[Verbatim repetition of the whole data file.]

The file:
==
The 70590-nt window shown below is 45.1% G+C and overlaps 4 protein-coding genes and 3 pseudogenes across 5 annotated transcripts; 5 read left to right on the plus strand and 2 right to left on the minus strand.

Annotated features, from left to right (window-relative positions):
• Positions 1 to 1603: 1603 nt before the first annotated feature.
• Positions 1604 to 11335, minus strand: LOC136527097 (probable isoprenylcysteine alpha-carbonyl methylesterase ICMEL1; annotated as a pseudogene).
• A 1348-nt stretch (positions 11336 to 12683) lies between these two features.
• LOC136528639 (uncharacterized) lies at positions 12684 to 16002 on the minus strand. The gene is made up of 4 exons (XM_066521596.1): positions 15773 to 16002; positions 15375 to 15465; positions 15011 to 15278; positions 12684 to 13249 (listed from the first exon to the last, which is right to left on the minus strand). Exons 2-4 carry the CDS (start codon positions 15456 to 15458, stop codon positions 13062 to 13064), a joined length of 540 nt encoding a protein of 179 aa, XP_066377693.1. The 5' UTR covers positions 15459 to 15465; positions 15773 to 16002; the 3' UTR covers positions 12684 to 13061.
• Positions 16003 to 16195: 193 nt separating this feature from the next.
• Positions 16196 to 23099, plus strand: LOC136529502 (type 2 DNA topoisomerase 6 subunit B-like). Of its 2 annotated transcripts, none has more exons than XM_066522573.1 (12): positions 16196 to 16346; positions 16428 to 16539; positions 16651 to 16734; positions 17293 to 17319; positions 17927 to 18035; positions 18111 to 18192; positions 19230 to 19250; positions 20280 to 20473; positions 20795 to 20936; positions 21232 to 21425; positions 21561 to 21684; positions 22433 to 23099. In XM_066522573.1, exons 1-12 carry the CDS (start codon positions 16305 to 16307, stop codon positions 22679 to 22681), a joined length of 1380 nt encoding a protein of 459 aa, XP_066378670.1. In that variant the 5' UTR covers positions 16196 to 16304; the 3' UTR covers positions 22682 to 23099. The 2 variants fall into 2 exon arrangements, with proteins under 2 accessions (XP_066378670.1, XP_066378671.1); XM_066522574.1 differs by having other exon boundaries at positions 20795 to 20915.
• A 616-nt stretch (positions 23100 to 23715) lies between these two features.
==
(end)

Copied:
The 70590-nt window shown below is 45.1% G+C and overlaps 4 protein-coding genes and 3 pseudogenes across 5 annotated transcripts; 5 read left to right on the plus strand and 2 right to left on the minus strand.

Annotated features, from left to right (window-relative positions):
• Positions 1 to 1603: 1603 nt before the first annotated feature.
• Positions 1604 to 11335, minus strand: LOC136527097 (probable isoprenylcysteine alpha-carbonyl methylesterase ICMEL1; annotated as a pseudogene).
• A 1348-nt stretch (positions 11336 to 12683) lies between these two features.
• LOC136528639 (uncharacterized) lies at positions 12684 to 16002 on the minus strand. The gene is made up of 4 exons (XM_066521596.1): positions 15773 to 16002; positions 15375 to 15465; positions 15011 to 15278; positions 12684 to 13249 (listed from the first exon to the last, which is right to left on the minus strand). Exons 2-4 carry the CDS (start codon positions 15456 to 15458, stop codon positions 13062 to 13064), a joined length of 540 nt encoding a protein of 179 aa, XP_066377693.1. The 5' UTR covers positions 15459 to 15465; positions 15773 to 16002; the 3' UTR covers positions 12684 to 13061.
• Positions 16003 to 16195: 193 nt separating this feature from the next.
• Positions 16196 to 23099, plus strand: LOC136529502 (type 2 DNA topoisomerase 6 subunit B-like). Of its 2 annotated transcripts, none has more exons than XM_066522573.1 (12): positions 16196 to 16346; positions 16428 to 16539; positions 16651 to 16734; positions 17293 to 17319; positions 17927 to 18035; positions 18111 to 18192; positions 19230 to 19250; positions 20280 to 20473; positions 20795 to 20936; positions 21232 to 21425; positions 21561 to 21684; positions 22433 to 23099. In XM_066522573.1, exons 1-12 carry the CDS (start codon positions 16305 to 16307, stop codon positions 22679 to 22681), a joined length of 1380 nt encoding a protein of 459 aa, XP_066378670.1. In that variant the 5' UTR covers positions 16196 to 16304; the 3' UTR covers positions 22682 to 23099. The 2 variants fall into 2 exon arrangements, with proteins under 2 accessions (XP_066378670.1, XP_066378671.1); XM_066522574.1 differs by having other exon boundaries at positions 20795 to 20915.
• A 616-nt stretch (positions 23100 to 23715) lies between these two features.